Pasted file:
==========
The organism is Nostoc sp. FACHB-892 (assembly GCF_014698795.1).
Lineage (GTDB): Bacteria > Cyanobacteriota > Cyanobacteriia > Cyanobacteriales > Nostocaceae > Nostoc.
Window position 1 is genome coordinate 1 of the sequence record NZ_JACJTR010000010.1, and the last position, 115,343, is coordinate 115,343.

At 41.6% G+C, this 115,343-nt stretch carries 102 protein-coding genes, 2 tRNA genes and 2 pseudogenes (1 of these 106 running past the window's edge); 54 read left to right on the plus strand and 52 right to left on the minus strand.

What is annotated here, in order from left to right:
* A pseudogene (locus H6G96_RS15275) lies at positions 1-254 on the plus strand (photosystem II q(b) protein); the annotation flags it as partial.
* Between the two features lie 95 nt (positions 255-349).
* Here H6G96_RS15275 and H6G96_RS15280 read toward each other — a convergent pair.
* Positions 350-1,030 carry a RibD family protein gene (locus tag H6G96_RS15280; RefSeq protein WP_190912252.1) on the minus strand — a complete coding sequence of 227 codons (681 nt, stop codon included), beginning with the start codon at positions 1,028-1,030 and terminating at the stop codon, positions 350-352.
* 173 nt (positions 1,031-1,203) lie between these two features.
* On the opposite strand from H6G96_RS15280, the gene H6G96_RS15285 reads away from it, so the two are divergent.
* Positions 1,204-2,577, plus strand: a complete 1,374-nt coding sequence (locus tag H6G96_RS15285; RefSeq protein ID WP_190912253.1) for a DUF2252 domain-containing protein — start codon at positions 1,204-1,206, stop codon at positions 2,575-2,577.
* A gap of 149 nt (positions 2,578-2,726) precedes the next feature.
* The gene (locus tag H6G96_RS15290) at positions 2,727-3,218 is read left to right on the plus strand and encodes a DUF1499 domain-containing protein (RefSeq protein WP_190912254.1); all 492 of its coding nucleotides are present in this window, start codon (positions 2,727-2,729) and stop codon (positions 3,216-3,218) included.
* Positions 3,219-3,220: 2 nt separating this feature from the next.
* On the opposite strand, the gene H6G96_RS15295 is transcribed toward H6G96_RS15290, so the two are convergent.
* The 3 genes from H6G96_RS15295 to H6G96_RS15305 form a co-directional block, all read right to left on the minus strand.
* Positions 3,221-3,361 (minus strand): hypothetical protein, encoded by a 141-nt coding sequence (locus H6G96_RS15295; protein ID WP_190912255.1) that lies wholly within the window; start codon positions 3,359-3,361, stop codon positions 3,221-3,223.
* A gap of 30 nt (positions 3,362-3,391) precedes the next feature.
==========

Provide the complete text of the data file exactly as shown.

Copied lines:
The organism is Nostoc sp. FACHB-892 (assembly GCF_014698795.1).
Lineage (GTDB): Bacteria > Cyanobacteriota > Cyanobacteriia > Cyanobacteriales > Nostocaceae > Nostoc.
Window position 1 is genome coordinate 1 of the sequence record NZ_JACJTR010000010.1, and the last position, 115,343, is coordinate 115,343.

At 41.6% G+C, this 115,343-nt stretch carries 102 protein-coding genes, 2 tRNA genes and 2 pseudogenes (1 of these 106 running past the window's edge); 54 read left to right on the plus strand and 52 right to left on the minus strand.

What is annotated here, in order from left to right:
* A pseudogene (locus H6G96_RS15275) lies at positions 1-254 on the plus strand (photosystem II q(b) protein); the annotation flags it as partial.
* Between the two features lie 95 nt (positions 255-349).
* Here H6G96_RS15275 and H6G96_RS15280 read toward each other — a convergent pair.
* Positions 350-1,030 carry a RibD family protein gene (locus tag H6G96_RS15280; RefSeq protein WP_190912252.1) on the minus strand — a complete coding sequence of 227 codons (681 nt, stop codon included), beginning with the start codon at positions 1,028-1,030 and terminating at the stop codon, positions 350-352.
* 173 nt (positions 1,031-1,203) lie between these two features.
* On the opposite strand from H6G96_RS15280, the gene H6G96_RS15285 reads away from it, so the two are divergent.
* Positions 1,204-2,577, plus strand: a complete 1,374-nt coding sequence (locus tag H6G96_RS15285; RefSeq protein ID WP_190912253.1) for a DUF2252 domain-containing protein — start codon at positions 1,204-1,206, stop codon at positions 2,575-2,577.
* A gap of 149 nt (positions 2,578-2,726) precedes the next feature.
* The gene (locus tag H6G96_RS15290) at positions 2,727-3,218 is read left to right on the plus strand and encodes a DUF1499 domain-containing protein (RefSeq protein WP_190912254.1); all 492 of its coding nucleotides are present in this window, start codon (positions 2,727-2,729) and stop codon (positions 3,216-3,218) included.
* Positions 3,219-3,220: 2 nt separating this feature from the next.
* On the opposite strand, the gene H6G96_RS15295 is transcribed toward H6G96_RS15290, so the two are convergent.
* The 3 genes from H6G96_RS15295 to H6G96_RS15305 form a co-directional block, all read right to left on the minus strand.
* Positions 3,221-3,361 (minus strand): hypothetical protein, encoded by a 141-nt coding sequence (locus H6G96_RS15295; protein ID WP_190912255.1) that lies wholly within the window; start codon positions 3,359-3,361, stop codon positions 3,221-3,223.
* A gap of 30 nt (positions 3,362-3,391) precedes the next feature.